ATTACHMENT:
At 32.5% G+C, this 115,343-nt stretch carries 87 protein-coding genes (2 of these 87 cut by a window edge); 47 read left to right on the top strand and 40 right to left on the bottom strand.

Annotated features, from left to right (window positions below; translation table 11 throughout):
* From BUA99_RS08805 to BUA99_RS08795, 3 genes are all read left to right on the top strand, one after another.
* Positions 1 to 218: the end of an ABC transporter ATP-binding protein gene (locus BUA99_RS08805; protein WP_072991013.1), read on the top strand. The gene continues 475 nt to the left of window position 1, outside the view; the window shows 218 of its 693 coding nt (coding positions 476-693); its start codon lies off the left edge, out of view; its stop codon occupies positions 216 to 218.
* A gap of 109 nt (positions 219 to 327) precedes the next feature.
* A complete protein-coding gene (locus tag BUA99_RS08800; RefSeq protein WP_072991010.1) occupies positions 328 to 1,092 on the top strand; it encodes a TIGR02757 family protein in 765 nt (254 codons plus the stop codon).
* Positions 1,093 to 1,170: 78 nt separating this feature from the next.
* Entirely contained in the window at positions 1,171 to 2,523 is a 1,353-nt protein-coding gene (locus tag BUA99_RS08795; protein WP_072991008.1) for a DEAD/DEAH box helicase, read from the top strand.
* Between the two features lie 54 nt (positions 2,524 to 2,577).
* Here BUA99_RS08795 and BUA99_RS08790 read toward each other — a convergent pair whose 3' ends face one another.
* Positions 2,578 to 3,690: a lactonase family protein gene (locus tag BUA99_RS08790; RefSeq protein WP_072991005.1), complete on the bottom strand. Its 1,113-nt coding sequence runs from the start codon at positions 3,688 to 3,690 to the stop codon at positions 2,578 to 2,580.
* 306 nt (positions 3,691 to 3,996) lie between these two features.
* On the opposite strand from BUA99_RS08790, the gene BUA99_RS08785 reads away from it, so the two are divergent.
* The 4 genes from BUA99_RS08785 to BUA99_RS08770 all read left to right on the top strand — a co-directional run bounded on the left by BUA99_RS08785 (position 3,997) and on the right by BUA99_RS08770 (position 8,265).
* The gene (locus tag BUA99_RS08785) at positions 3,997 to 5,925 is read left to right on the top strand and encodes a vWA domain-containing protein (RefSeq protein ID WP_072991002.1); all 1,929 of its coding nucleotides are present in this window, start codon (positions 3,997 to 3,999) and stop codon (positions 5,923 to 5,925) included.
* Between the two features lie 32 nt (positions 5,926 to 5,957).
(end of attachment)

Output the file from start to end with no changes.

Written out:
At 32.5% G+C, this 115,343-nt stretch carries 87 protein-coding genes (2 of these 87 cut by a window edge); 47 read left to right on the top strand and 40 right to left on the bottom strand.

Annotated features, from left to right (window positions below; translation table 11 throughout):
* From BUA99_RS08805 to BUA99_RS08795, 3 genes are all read left to right on the top strand, one after another.
* Positions 1 to 218: the end of an ABC transporter ATP-binding protein gene (locus BUA99_RS08805; protein WP_072991013.1), read on the top strand. The gene continues 475 nt to the left of window position 1, outside the view; the window shows 218 of its 693 coding nt (coding positions 476-693); its start codon lies off the left edge, out of view; its stop codon occupies positions 216 to 218.
* A gap of 109 nt (positions 219 to 327) precedes the next feature.
* A complete protein-coding gene (locus tag BUA99_RS08800; RefSeq protein WP_072991010.1) occupies positions 328 to 1,092 on the top strand; it encodes a TIGR02757 family protein in 765 nt (254 codons plus the stop codon).
* Positions 1,093 to 1,170: 78 nt separating this feature from the next.
* Entirely contained in the window at positions 1,171 to 2,523 is a 1,353-nt protein-coding gene (locus tag BUA99_RS08795; protein WP_072991008.1) for a DEAD/DEAH box helicase, read from the top strand.
* Between the two features lie 54 nt (positions 2,524 to 2,577).
* Here BUA99_RS08795 and BUA99_RS08790 read toward each other — a convergent pair whose 3' ends face one another.
* Positions 2,578 to 3,690: a lactonase family protein gene (locus tag BUA99_RS08790; RefSeq protein WP_072991005.1), complete on the bottom strand. Its 1,113-nt coding sequence runs from the start codon at positions 3,688 to 3,690 to the stop codon at positions 2,578 to 2,580.
* 306 nt (positions 3,691 to 3,996) lie between these two features.
* On the opposite strand from BUA99_RS08790, the gene BUA99_RS08785 reads away from it, so the two are divergent.
* The 4 genes from BUA99_RS08785 to BUA99_RS08770 all read left to right on the top strand — a co-directional run bounded on the left by BUA99_RS08785 (position 3,997) and on the right by BUA99_RS08770 (position 8,265).
* The gene (locus tag BUA99_RS08785) at positions 3,997 to 5,925 is read left to right on the top strand and encodes a vWA domain-containing protein (RefSeq protein ID WP_072991002.1); all 1,929 of its coding nucleotides are present in this window, start codon (positions 3,997 to 3,999) and stop codon (positions 5,923 to 5,925) included.
* Between the two features lie 32 nt (positions 5,926 to 5,957).